Kinetics and equilibrium studies of 4-chlorophenol adsorption onto magnetic activated carbon composites

Marius Sebastian Secula1, Etelka David1, Beno t Cagnon2, Andreea Vajda1, Corneliu Stan1, Ioan Mamaliga1

1 Gheorghe Asachi Technical University of Iasi, Faculty of Chemical Engineering and Environmental Protection, 73 Prof.dr.doc. D. Mangeron, 700050 Iasi, Romania
2 ICMN (UMR 7374 CNRS), Universited'Orleans, 1B, Rue de la Ferollerie, 45071 Orleans, France

Abstract


Among the organic pollutants, the chlorinated phenols represent an important class of compounds having a stable world market of ca. 100 kt per year. Due to their aryl structure and presence of the chlorine atom, chlorinated phenols are exceptionally recalcitrant toward chemical reactions aimed at their reduction. Adsorption from liquid phase has received special interest due to its flexibility and simplicity in operation. Especially adsorption using activated carbon (AC) has been recognized by the US Environmental Protection Agency as one of the best available control technologies due to the high surface area, large adsorption capacities and porous structure of AC. The purpose of this study was to investigate the adsorption mechanisms of 4-chlorophenol (4-CP) from aqueous solutions on AC-based magnetic composites. Three different granular activated carbon materials (GAC), L27, S21 and X17, were selected based on their chemical surface properties to prepare magnetic composites through the co-precipitation method. Two kinds of composites, magnetic composites (M-L27, M-S21 and M-X17), and pre-oxidized magnetic composites (M-L27/HNO3, M-S21/HNO3 and MX17/HNO3) were tested. Significant lower values of surface area were obtained in case of pre-oxidized magnetic composites due to their higher hydrophilicity. L27-based adsorbents lead to the fastest kinetics of 4-CP adsorption, whereas S21-based adsorbents have the highest values of adsorption capacity. The highest Fe content of 4.41% was achieved in case of M-L27 composite.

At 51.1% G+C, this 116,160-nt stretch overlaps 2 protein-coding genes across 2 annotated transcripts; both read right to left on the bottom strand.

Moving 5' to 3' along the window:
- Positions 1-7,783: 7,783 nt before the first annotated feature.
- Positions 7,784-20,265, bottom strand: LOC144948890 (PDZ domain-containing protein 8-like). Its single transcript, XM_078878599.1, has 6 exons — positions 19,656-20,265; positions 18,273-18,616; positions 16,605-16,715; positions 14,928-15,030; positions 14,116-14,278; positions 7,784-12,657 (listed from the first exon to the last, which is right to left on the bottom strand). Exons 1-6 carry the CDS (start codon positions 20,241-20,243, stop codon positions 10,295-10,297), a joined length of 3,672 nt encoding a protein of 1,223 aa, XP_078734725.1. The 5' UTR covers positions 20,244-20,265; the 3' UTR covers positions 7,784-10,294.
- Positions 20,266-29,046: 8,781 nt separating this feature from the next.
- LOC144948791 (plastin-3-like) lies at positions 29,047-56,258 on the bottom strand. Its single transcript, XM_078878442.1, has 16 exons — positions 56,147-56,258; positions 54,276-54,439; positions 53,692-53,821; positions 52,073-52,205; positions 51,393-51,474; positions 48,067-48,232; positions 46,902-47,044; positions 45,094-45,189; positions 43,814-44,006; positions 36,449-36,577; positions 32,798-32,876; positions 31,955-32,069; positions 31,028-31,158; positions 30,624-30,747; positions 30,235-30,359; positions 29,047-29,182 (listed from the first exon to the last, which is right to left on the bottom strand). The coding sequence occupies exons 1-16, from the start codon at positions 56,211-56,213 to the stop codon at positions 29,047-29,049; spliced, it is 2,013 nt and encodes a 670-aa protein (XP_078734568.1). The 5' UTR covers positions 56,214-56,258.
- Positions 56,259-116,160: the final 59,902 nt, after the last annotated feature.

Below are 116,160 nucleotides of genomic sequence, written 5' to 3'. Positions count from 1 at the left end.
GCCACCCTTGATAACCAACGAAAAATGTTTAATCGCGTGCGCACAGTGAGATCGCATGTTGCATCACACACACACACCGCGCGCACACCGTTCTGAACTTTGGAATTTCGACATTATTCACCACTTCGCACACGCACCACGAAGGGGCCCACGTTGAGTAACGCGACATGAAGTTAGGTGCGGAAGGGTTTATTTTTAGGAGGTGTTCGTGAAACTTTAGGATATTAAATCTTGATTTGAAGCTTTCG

Keywords


adsorption; equilibrium; kinetics; magnetic activated carbon; micropollutant

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